ucanews.com reporter, DhakaPublished: July 01, 2016 10:26 AM GMT
Members of the Rapid Action Battalion, a special police force patrols Dhaka in this file photo. Church officials have denounced a spate of extrajudicial killings by law enforcers this year. (ucanews.com photo by Stephan Uttom)
Catholic Church officials have denounced a spate of extrajudicial killings at the hands of Bangladeshi law enforcement agencies as "unacceptable," terming it "a serious crime" that violates human rights.
A total of 79 people were killed in so-called "shootouts" or in police custody in six months of the year, says a report from the Dhaka-based human rights group Ain-o-Salish Kendra published on June 30.
In addition, plainclothes policemen also picked up at least 50 people and among them six were later found dead, the report said.
Analysts say that the law enforcers are going for "quick solutions" over intense pressure at home and abroad over series of targeted killings in the country allegedly by Islamic militants in recent times.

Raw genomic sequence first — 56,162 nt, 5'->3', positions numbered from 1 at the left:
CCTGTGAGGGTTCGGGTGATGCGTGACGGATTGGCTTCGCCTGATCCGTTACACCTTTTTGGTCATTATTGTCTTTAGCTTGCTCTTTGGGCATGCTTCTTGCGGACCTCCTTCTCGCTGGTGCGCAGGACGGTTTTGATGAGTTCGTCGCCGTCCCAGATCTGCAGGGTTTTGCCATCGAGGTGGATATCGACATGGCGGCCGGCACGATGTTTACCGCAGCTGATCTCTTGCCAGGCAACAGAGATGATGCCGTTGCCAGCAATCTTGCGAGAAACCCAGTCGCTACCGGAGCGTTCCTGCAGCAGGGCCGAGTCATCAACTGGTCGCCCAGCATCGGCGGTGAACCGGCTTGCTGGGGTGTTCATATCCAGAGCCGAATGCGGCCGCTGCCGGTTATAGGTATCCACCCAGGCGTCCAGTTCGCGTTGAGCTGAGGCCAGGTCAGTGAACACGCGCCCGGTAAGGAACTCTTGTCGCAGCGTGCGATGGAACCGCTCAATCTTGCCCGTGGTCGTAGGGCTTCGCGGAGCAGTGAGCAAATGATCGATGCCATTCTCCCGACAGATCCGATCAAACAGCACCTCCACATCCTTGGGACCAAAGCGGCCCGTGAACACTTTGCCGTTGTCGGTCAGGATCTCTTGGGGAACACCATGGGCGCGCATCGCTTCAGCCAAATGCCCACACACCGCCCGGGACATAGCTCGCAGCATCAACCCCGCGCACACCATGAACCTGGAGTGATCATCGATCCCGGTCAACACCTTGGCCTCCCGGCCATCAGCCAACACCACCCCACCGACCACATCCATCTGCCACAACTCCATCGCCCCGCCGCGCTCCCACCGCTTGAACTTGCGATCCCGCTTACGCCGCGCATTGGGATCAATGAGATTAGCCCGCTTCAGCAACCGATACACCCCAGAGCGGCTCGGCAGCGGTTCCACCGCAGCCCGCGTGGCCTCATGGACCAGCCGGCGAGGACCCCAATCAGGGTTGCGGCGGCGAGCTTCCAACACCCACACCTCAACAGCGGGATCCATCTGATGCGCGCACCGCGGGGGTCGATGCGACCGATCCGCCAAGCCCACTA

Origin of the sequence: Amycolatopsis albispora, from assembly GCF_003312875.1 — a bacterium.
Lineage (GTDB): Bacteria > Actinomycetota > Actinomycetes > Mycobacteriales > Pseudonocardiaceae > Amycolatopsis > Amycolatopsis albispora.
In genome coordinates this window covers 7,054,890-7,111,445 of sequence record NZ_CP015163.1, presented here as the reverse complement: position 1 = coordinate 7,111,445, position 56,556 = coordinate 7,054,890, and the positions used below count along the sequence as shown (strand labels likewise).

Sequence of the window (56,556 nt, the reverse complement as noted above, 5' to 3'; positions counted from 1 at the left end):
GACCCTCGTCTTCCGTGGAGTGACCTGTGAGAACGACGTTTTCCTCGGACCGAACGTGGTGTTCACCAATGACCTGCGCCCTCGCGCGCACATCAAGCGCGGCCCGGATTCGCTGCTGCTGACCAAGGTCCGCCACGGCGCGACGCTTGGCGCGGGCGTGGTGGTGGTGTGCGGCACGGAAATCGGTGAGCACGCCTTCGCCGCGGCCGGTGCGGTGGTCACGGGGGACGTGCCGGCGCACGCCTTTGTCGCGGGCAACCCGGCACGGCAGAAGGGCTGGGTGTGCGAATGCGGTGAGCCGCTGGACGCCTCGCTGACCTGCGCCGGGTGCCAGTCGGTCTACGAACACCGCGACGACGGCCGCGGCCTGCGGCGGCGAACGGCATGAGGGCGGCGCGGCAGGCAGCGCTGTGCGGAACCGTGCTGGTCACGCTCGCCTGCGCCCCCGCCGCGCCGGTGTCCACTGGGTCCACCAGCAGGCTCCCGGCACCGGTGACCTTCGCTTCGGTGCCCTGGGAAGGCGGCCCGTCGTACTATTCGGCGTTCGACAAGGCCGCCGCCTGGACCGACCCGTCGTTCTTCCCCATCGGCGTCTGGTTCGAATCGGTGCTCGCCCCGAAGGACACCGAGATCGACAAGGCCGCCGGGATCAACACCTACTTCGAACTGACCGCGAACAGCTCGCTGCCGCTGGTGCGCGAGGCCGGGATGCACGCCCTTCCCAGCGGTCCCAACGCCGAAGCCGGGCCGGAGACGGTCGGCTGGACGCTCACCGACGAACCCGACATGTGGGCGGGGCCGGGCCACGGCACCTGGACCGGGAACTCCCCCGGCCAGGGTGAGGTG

"This so-called shootouts are a serious crime by the law enforcers. No matter how hardened a criminal is, the person has the right to get legal protection and prosecution," said Theophil Nokrek, secretary of the Bangladesh Catholic bishops' Justice and Peace Commission.
"Police say they shoot in self-defense but we have never seen any policeman die in crossfire. So, this is just firing, an illegal act and absolutely unacceptable," Nokrek said.
Extrajudicial killing is a "blatant disrespect of law and the justice system," said Father Albert T. Rozario, a Supreme Court lawyer.
"Everyone is equal in the eyes of the law and deserves the right to legal protection. So, there is no legal basis for such killings and it's a gross violation of human rights," said Father Rozario, who is also the parish priest of St. Joseph's Church in Savar, near Dhaka.
"The most heartening matter is sometimes innocent people become victims of such killings," he said.
The priest said that these so called shootouts is prompted by a surge in militancy and fears that the accused might secure bail in court and commit crimes again.
"There are short-term results, but it undermines the judicial system. Any punishment for crimes should come through legal action," he said.
Extrajudicial killing is a "very common affair" for Bangladeshi law enforcement agencies although there is no official data to back such claims. However, Dhaka-based rights group Odhikar claims there were a total of 2,685 extrajudicial killings by law enforcers from January 2001 to March this year.
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